Last Tuesday, a group of textbook authors filed a new lawsuit against Cengage in the Southern District of New York, reports Publishers Weekly. Authors Douglas Bernstein, Elaine Ingulli, Terry Halbert, Edward Roy, Louis Penner and Ross Parke are seeking class action status in Bernstein et al v. Cengage Learning, Inc. They allege the publisher is not paying them according to their contracts, but instead, is choosing how to pay royalties and from what pool of money. The group of authors is asking the court for damages and restitution for unpaid royalties for Cengages digital product
In this week's subscription news headlines, Google wins publishers over, LinkedIn gets closer to becoming a CRM, and Discors wants people to pay for one low-priced subscription that crosses multiple publishers. We're also reading about Apple Music's saturation, or lack thereof, Netflix's global growth and The Boston Globe's use of Facebook for breaking news notifications.
TGIF. We've survived this week's impeachment hearings and can now head into the pre-Thanksgiving weekend with Black Friday shopping on our minds. Before you go, check out this week's Five on Friday features. Book by Cadillac car subscription is making a comeback, Meredith expands Coastal Living magazine using a new subscription model, and Patreon creators have been paid $1 billion by more than 4 million patrons. Also this week, Google Stadia suffers through a lackluster launch due to latency problems, and thousands of Disney+ accounts have been hacked and sold online.
Subscription revenue management platform Chargebee pledged $5 billion in free subscription processing to early stage startups.
Surfline is a B2C site for surfing enthusiasts that offers a 15-day free trial to prospects. By splitting its trial conversion process into four steps, the site is able to market to trial prospects who abandon the cart by asking for an email address in the first step. .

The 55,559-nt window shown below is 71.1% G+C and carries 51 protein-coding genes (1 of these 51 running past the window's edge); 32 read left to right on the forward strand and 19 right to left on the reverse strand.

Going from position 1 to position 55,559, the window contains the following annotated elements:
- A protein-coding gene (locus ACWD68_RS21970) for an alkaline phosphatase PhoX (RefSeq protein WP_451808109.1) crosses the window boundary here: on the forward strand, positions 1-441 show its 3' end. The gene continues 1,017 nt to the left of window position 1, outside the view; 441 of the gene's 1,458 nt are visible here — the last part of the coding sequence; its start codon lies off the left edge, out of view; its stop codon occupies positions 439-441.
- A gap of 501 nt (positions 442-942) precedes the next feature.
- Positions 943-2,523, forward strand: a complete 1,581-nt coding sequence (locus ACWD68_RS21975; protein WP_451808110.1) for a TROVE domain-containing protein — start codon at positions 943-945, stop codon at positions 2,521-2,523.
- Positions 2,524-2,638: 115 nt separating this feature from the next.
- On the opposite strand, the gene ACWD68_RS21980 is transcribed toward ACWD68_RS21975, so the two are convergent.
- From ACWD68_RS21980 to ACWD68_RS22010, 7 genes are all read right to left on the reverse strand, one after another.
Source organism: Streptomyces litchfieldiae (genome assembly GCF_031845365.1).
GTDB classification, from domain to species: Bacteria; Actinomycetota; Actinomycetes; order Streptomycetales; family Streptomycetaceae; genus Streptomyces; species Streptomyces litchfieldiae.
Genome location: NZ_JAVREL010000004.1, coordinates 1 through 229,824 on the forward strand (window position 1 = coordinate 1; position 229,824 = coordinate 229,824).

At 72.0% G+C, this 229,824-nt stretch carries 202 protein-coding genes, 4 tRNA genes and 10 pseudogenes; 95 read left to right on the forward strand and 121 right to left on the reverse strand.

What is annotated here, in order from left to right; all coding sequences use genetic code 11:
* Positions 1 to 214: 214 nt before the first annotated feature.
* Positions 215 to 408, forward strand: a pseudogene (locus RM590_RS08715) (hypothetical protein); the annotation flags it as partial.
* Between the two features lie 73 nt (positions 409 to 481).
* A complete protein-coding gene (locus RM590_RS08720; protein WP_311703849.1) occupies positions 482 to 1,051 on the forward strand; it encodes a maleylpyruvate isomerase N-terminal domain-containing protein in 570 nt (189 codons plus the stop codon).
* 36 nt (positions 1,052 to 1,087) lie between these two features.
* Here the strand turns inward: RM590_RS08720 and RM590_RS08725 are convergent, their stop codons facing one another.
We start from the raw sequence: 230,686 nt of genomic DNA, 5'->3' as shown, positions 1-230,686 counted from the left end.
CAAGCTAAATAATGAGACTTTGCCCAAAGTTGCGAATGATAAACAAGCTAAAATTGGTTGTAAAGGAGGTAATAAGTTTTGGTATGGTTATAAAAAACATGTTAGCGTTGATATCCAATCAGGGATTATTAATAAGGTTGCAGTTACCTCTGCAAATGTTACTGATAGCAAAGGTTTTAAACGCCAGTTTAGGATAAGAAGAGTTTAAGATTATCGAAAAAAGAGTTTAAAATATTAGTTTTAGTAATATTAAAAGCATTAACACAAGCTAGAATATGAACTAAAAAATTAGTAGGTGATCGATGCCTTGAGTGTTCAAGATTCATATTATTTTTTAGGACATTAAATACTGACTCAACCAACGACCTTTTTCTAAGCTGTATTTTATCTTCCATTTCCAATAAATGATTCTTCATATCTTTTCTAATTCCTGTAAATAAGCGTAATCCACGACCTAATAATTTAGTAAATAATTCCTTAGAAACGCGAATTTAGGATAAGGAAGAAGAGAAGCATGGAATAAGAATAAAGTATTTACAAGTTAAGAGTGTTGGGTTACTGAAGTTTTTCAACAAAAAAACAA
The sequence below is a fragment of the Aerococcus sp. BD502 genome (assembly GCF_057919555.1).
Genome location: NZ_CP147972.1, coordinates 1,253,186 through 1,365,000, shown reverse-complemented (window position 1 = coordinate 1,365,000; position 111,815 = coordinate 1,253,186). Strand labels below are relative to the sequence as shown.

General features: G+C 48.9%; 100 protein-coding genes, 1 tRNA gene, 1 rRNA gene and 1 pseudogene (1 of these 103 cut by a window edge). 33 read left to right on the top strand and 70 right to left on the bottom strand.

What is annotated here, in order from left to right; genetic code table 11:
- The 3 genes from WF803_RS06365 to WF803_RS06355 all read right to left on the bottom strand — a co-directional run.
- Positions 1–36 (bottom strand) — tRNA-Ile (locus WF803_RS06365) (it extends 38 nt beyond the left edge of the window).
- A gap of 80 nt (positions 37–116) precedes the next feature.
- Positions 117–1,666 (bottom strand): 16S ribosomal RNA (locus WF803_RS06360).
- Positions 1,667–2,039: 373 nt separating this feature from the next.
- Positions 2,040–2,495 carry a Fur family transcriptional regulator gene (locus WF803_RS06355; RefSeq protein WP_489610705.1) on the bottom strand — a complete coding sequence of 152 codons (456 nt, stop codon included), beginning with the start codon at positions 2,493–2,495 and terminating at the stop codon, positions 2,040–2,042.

Launches, layoffs, love connections and Lena Dunham are all in the subscription news headlines this week. Get those headlines as well as SaaS news, acquisitions, programmatic advertising, Disney's digital subscription launch and more right here on Subscription Insider.
Last Thursday Amazon (NASDAQ: AMZN) added two more premium channels - HBO and Cinemax - to Amazon Channels, bringing the total number of video subscriptions to over 80 available to Amazon Prime members. For $14.99 a month, Prime members can subscribe to HBO. For $9.99 a month, they can subscribe to Cinemax. These new additions to Amazon's channel line-up make one-stop OTT shopping easier for cord cutting consumers, while creating recurring revenue for subscription companies.
In this week's subscription headlines, The Drum suggests seven ways publishers can survive in the world of ad blocking, the Washington Post enters the ad tech business with Fuse ads, and Sauk City, Minnesota considers a 25-year subscription to solar gardens. Get those headlines and more on cloud computing, vinyl record curation, SaaS and new media versus old media.
Five on Friday, Mar. 13, 2020: publishers bring down paywalls for coronavirus, Seattle Magazine returns to local ownership and five ways to use lead magnets.
Last week Microsoft Corp. (NASDAQ: MSFT), the third largest publicly-traded company in the world, reported financials for the period ended December 31, 2016, the company's second quarter of fiscal year 2017. The company reported revenue of $24.1 billion (GAAP), a slight increase over revenue of $23.8 billion reported for the same period last year. Other highlights for Q2 of fiscal year 2017 include operating income of $6.2 billion (GAAP), net income of $5.2 billion (GAAP) and diluted earnings per share of $0.66 (GAAP).